July 8, 2020 — On July 1, Michigan Circuit Court Judge Joyce Draganchuk heard a motion by teleconference via Zoom. However, the hearing and the summary judgment rendered on the bench were broadcast live on YouTube on behalf of Judge Draganchuk. It is therefore a first and it will be interesting to see if our Quebec Courts will admit the video format, the recording of which is still available on YouTube, to plead precedents.

In this case (Gavrilides Management Co. v. Michigan Insurance Co., j. Joyce Draganchuk, July 1, 2020, Mason, 30th Circuit, Michigan, USA, https://youtu.be/Dsy4pA5NoPw), the insured, owner of two restaurants, claimed from its insurer the loss of business interruption since it had to close the restaurants following the orders of the authorities in the context of the pandemic linked to the coronavirus. The insurer brought a motion to dismiss this claim for which this judgment was rendered. It claimed that there was no direct physical damage as required by the terms of the insurance cover, namely that there would be coverage if the commercial activities were suspended but only if the suspension was caused by physical damage to the insured property. Finally, the insurer argued in the alternative that the virus exclusion applied.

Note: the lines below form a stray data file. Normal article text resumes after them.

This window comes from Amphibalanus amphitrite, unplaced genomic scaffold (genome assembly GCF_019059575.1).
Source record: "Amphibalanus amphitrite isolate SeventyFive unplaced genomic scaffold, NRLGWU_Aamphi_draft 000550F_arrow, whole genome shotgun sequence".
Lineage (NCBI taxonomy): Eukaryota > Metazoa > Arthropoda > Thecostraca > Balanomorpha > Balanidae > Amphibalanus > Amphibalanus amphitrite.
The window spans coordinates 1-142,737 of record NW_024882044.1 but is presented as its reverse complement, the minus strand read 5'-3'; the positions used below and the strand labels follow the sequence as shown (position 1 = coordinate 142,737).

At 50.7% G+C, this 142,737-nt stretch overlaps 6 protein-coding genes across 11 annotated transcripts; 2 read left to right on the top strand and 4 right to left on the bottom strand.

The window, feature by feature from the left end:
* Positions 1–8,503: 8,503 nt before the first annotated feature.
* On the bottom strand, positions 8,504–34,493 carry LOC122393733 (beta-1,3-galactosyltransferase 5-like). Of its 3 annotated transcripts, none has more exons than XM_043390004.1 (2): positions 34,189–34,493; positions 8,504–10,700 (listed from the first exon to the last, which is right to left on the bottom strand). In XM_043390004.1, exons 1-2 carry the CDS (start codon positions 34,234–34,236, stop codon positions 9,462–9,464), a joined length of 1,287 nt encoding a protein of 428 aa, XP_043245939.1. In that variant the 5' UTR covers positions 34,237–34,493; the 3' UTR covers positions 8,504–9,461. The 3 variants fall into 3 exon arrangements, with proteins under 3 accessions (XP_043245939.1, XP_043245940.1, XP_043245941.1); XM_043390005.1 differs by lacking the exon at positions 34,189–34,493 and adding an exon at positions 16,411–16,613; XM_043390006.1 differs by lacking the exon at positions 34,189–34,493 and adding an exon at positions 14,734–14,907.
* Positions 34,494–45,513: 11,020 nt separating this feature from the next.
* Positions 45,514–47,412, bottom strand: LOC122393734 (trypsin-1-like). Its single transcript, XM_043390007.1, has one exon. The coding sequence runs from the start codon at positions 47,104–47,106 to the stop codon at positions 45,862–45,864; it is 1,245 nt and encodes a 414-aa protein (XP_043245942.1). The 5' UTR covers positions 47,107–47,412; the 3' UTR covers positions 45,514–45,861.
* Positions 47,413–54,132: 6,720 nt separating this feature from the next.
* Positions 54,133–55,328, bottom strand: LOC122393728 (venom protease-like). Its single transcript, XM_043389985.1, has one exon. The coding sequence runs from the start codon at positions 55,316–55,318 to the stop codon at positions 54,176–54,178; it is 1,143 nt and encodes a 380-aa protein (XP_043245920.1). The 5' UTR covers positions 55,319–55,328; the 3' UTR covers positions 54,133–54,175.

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SNC-Lavalin inc. c. Deguise: Explanatory Comments

On April 6, the Court of Appeal of Quebec released its decision in SNC-Lavalin inc. (Terratech inc. et SNC-Lavalin Environnement inc.) c. Deguise, 2020 QCCA 495.

Considering the importance of this decision for both the construction and insurance industries, RSS offers a series of infoletters discussing the main issues at stake.

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SNC-Lavalin inc. c. Deguise: Can a Retroactive Date Be Included by an Excess Insurer in a Follow Form System?

By Mariella De Stefano, from our Insurance Law Practice Group

On April 6, the Court of Appeal of Québec rendered its decision in SNC-Lavalin inc. (Terratech inc. et SNC-Lavalin Environnement inc.) c. Deguise, 2020 QCCA 495.